Texas Freedom Network Poll: Most Texans Support Birth Control and Family Planning
Texas Freedom Network has a lot to be irritated about lately. TFN is a left-leaning advocacy group focusing on things like civil liberties, church-state separation and not wasting classroom hours teaching Texas schoolchildren that the Rapture is a rock-solid scientific inevitability.
As you might imagine, TFN comes down on the opposite side of many issues from the majority of Texas politicians, especially where women's health, birth control and family planning are concerned. The organization has been especially critical of state lawmakers' decision to cut $73 million from the state family planning budget last session, as well as boot Planned Parenthood out of the Women's Health Program. They've termed the whole thing a "war on birth control," because, well, that's what State Representative Wayne Christian called it.
Today, TFN came out with a bit of better news: a survey claiming that, unlike their elected representatives, about two-thirds of Texans think all women in the state deserve access to birth control and family planning, regardless of income level. Some of them even think it should be state-funded.
The survey was conducted by Chesapeake Beach Consulting, usually described as a Republican polling firm, and Greenberg Quinlan Rosner Research, whose past client list includes a very long list of Democratic names. (We got an advance, embargoed copy, which we've embedded at the end of this post.) The pollsters talked to 604 registered voters in the week of February 6-11, with the margin of sampling error is listed as +/- 3.99 percent and a 95 percent confidence level.
The pollsters found "broad and deep" support for providing access to family planning services and birth control for low-income women. Those viewpoints cross "political, racial, generational, and geographic lines."
"Moreover," they add, "strong support exists for access to birth control among religiously observant Texans, including both Catholics and Protestants, as well as born-again Christians."
Well, strong-ish, anyway. In spots. With some still-significant differences of opinion across party, religious and demographic lines.
For example: Around two-thirds of the people polled (68 percent) said access to family planning and birth control is either "extremely important" or "very important." Ninety-five percent of Democrats felt that way, compared with just 50 percent of Republicans. The pollsters also broke the responses out into a few different (but all Christian) religious groups: 68 percent of Catholics said family planning access was important, for example, compared with 60 percent of people who describe themselves as born-again.
But the wording of that question doesn't get at where respondents think the funding ought to come from, which is the real issue. The report claims that a "strong majority" of voters opposed the 2011 legislative cuts to family planning. But "strong majority" actually means 57 percent (including 49 percent of the Republicans polled). Democratic women were the most likely to oppose the cuts (84 percent). Fifty-four percent of voters want that lost funding to be restored. Overall, though, 73 percent of the people polled did say they supported state-funding for family planning services for low-income women, including birth control.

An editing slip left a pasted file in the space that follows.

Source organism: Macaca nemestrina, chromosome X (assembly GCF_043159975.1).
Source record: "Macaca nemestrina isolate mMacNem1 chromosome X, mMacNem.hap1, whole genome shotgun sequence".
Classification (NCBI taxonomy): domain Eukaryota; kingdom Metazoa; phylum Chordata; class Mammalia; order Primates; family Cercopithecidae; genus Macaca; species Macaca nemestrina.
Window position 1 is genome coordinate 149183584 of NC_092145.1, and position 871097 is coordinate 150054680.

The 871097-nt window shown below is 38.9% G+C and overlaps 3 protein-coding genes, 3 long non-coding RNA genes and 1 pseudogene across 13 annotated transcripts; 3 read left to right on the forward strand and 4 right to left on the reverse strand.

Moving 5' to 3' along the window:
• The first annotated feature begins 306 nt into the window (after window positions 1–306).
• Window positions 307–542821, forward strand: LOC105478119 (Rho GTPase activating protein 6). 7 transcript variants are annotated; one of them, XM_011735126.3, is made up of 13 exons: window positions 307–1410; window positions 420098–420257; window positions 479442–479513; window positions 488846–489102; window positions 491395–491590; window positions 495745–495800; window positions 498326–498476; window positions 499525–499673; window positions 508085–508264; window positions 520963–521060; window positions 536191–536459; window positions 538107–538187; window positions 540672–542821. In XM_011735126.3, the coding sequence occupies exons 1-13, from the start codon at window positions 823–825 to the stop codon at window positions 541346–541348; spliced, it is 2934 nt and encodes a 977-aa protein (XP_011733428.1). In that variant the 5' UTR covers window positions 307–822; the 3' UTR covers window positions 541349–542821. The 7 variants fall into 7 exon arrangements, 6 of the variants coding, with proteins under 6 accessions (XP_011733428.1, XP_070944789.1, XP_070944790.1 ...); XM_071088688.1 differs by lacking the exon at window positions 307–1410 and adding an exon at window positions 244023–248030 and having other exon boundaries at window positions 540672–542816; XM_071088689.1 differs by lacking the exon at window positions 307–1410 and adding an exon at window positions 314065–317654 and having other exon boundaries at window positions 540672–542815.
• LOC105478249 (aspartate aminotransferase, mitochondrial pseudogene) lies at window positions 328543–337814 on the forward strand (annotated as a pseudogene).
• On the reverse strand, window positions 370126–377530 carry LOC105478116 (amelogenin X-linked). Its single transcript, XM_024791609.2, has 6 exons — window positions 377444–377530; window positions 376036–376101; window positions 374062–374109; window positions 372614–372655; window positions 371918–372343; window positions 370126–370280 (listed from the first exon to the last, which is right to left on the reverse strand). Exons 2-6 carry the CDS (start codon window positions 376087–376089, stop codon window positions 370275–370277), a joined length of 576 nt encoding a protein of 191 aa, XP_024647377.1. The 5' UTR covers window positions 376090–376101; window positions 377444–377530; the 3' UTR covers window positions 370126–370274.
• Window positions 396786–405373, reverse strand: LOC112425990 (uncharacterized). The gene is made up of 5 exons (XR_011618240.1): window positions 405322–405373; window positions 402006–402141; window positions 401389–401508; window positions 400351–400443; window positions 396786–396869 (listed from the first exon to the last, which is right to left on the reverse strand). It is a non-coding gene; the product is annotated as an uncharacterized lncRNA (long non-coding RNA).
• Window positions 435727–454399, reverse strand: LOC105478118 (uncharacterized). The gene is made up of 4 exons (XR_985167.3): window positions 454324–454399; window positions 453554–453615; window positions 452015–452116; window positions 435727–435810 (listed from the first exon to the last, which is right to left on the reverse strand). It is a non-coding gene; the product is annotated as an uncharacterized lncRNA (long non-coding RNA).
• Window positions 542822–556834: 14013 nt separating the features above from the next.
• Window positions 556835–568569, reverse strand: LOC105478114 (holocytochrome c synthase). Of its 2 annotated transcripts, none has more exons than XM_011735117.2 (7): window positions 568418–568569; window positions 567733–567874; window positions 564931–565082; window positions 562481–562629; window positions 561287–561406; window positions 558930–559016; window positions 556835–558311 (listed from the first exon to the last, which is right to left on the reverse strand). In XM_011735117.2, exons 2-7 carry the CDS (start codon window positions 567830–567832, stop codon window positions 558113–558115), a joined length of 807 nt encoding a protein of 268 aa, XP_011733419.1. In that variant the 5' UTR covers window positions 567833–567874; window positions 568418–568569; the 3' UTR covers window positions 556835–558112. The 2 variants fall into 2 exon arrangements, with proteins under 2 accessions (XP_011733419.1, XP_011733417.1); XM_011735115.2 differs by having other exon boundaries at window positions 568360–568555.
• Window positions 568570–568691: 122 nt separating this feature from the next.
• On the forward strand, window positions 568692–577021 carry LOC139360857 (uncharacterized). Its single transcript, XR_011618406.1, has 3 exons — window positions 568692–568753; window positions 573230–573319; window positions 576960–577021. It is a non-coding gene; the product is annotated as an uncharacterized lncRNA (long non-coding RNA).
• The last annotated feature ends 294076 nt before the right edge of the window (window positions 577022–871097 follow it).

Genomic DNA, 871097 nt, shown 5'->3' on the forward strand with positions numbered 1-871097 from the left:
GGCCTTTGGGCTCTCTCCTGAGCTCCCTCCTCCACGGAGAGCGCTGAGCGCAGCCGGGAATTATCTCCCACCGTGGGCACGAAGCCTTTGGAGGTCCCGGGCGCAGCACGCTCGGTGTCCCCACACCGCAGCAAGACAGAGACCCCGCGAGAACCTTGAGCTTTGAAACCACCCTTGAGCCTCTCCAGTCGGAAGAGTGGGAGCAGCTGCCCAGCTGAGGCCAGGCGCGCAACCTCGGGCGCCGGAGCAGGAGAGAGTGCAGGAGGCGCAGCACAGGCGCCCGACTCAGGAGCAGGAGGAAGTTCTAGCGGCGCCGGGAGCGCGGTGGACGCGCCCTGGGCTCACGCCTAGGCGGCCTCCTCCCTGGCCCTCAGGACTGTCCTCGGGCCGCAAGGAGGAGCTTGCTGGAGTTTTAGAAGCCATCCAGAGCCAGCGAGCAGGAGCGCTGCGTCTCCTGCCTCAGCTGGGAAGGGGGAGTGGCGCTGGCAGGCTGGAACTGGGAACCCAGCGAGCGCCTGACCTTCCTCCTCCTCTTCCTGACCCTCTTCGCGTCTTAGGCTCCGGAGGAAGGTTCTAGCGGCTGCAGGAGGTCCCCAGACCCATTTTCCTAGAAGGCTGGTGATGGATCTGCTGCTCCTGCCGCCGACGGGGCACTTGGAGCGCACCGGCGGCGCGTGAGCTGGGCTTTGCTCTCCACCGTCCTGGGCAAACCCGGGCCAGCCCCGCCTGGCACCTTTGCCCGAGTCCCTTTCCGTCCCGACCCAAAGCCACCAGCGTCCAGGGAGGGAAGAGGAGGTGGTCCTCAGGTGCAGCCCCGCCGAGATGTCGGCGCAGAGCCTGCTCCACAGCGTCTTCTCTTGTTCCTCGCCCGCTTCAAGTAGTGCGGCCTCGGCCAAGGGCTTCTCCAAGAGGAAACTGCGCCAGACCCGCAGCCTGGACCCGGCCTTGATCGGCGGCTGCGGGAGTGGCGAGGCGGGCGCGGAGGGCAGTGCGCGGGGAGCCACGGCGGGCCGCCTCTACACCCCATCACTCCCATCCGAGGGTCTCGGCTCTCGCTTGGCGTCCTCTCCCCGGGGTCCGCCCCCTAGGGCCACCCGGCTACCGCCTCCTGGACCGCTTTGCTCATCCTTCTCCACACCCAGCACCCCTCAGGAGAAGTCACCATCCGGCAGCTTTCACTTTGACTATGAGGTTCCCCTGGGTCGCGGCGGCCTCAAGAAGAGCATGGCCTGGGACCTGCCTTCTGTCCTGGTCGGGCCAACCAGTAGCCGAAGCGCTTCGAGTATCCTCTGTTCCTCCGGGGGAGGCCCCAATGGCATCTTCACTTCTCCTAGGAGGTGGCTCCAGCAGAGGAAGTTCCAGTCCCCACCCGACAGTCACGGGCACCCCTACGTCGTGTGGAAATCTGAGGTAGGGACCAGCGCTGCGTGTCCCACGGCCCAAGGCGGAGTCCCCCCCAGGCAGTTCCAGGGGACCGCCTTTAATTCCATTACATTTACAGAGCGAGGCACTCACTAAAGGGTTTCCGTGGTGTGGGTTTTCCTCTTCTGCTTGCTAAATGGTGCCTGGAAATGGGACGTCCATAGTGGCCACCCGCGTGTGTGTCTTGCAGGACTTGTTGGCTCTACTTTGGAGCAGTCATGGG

As for providers who receive state funding to provide women's healthcare, the survey found that 56 percent of voters "believe that providers receiving
state funding for women's health care and family planning must offer a full range of birth control options for women." Fifty-four percent favored a requirement that any state funding for women's health care and family planning "go only to medical providers that provide access to birth control options like the birth control pill." The report calls these numbers "a majority," which is true, although it's not a particularly resounding one.
There was also a pretty even split on whether employers should be able to deny their employees access to birth control or Plan B based on their religious beliefs. The pollsters found that 56 percent of their respondents thought an employer should have to pay for birth control, while 53 percent thought they should have to cover Plan B.
The conclusion that TFN's pollsters reached is pretty rosy. "Texas voters -- regardless of political or religious affiliation or racial background -- agree on the importance of ensuring Texas women have access to family planning and birth control," they write. "Voters support family planning policies that ensure that Texas women, not government or employers, can decide for themselves and have access to the family planning services and birth control they choose."
"Politicians who want to interfere with the freedom of women to make decisions about their own health and when to have children are clearly out of step with the majority of Texans," TFN President Kathy Miller said in a press release issued this afternoon. "Most Texans want the Legislature to provide adequate funding for family planning programs and ensure broad availability of birth control, especially for low-income women.
In reality, though, the survey seems to reveal a few other things: that while two-thirds of Texans might theoretically favor access to birth control and family planning, only a slim majority actually want the state to restore the funding necessary to pay for it. And Texans are still deeply divided, too, on whether an employer should be obligated to pay for birth control or emergency contraception. Somehow, all of this doesn't quite feel like enough to put on a pill-studded party hat and deck the halls with IUDs just yet.